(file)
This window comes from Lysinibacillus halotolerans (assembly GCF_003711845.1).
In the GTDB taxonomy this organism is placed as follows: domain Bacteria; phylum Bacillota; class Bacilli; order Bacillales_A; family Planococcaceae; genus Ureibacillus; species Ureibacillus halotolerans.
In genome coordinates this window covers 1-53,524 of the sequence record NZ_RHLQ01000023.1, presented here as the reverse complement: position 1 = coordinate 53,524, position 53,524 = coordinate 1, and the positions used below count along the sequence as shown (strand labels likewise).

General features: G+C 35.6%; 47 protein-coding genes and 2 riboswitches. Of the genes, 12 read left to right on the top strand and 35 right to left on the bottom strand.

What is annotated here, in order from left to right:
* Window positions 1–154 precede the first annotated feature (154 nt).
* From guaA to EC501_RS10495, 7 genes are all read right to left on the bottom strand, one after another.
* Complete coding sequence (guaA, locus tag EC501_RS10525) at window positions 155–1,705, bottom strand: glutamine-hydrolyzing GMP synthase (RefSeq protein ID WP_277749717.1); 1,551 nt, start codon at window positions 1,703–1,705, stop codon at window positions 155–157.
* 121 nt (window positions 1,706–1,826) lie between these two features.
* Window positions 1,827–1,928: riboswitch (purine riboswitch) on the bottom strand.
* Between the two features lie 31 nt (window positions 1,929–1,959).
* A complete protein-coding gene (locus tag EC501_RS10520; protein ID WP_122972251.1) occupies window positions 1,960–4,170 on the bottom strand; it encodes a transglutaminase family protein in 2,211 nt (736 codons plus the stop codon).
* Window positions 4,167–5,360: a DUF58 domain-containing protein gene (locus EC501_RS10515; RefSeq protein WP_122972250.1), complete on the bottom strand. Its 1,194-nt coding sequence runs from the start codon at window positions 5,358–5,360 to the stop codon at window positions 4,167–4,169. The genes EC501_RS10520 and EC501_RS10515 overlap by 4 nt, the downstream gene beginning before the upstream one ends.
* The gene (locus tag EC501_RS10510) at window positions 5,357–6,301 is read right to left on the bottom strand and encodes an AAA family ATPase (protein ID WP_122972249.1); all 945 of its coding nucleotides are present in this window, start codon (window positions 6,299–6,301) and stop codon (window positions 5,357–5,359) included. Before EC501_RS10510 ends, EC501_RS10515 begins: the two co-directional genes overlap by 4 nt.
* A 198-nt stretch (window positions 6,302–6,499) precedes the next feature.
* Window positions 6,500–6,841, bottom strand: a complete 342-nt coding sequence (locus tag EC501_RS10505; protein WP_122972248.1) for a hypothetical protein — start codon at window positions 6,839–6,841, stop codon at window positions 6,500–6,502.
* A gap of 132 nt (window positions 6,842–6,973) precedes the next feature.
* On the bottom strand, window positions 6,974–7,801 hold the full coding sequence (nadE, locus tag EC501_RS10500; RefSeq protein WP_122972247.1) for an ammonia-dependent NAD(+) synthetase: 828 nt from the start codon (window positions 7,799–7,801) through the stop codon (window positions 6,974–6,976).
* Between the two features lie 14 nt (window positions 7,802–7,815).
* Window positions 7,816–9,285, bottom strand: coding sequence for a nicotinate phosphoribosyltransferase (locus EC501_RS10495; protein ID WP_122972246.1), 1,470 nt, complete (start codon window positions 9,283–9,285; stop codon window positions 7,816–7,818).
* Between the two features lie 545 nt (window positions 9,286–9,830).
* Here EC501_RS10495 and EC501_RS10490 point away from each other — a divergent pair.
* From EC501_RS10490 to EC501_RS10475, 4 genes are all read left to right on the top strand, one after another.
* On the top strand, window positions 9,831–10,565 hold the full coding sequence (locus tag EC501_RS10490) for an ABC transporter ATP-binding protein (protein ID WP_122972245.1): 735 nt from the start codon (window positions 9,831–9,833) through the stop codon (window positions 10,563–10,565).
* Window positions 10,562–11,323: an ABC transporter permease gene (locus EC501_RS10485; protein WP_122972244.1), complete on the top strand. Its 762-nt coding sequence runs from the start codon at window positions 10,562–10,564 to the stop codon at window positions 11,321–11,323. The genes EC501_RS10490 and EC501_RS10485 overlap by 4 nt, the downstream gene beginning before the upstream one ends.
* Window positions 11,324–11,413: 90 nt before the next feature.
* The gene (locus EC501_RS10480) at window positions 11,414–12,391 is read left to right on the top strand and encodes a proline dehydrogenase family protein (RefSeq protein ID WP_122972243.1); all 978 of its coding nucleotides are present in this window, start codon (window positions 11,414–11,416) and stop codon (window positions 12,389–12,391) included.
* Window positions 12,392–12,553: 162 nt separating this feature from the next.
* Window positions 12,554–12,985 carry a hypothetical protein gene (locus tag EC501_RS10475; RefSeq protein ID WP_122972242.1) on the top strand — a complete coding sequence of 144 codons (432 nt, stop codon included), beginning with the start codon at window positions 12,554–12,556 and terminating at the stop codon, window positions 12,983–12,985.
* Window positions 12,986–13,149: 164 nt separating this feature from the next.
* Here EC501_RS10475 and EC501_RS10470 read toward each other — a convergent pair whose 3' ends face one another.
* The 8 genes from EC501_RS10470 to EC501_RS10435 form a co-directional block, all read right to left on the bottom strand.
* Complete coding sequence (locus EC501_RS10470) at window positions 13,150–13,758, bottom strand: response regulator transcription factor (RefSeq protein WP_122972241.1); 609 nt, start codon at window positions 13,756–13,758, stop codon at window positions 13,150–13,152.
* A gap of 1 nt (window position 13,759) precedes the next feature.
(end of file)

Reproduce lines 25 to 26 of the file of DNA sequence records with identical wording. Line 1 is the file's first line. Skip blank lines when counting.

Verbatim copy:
* Window positions 10,562–11,323: an ABC transporter permease gene (locus EC501_RS10485; protein WP_122972244.1), complete on the top strand. Its 762-nt coding sequence runs from the start codon at window positions 10,562–10,564 to the stop codon at window positions 11,321–11,323. The genes EC501_RS10490 and EC501_RS10485 overlap by 4 nt, the downstream gene beginning before the upstream one ends.
* Window positions 11,324–11,413: 90 nt before the next feature.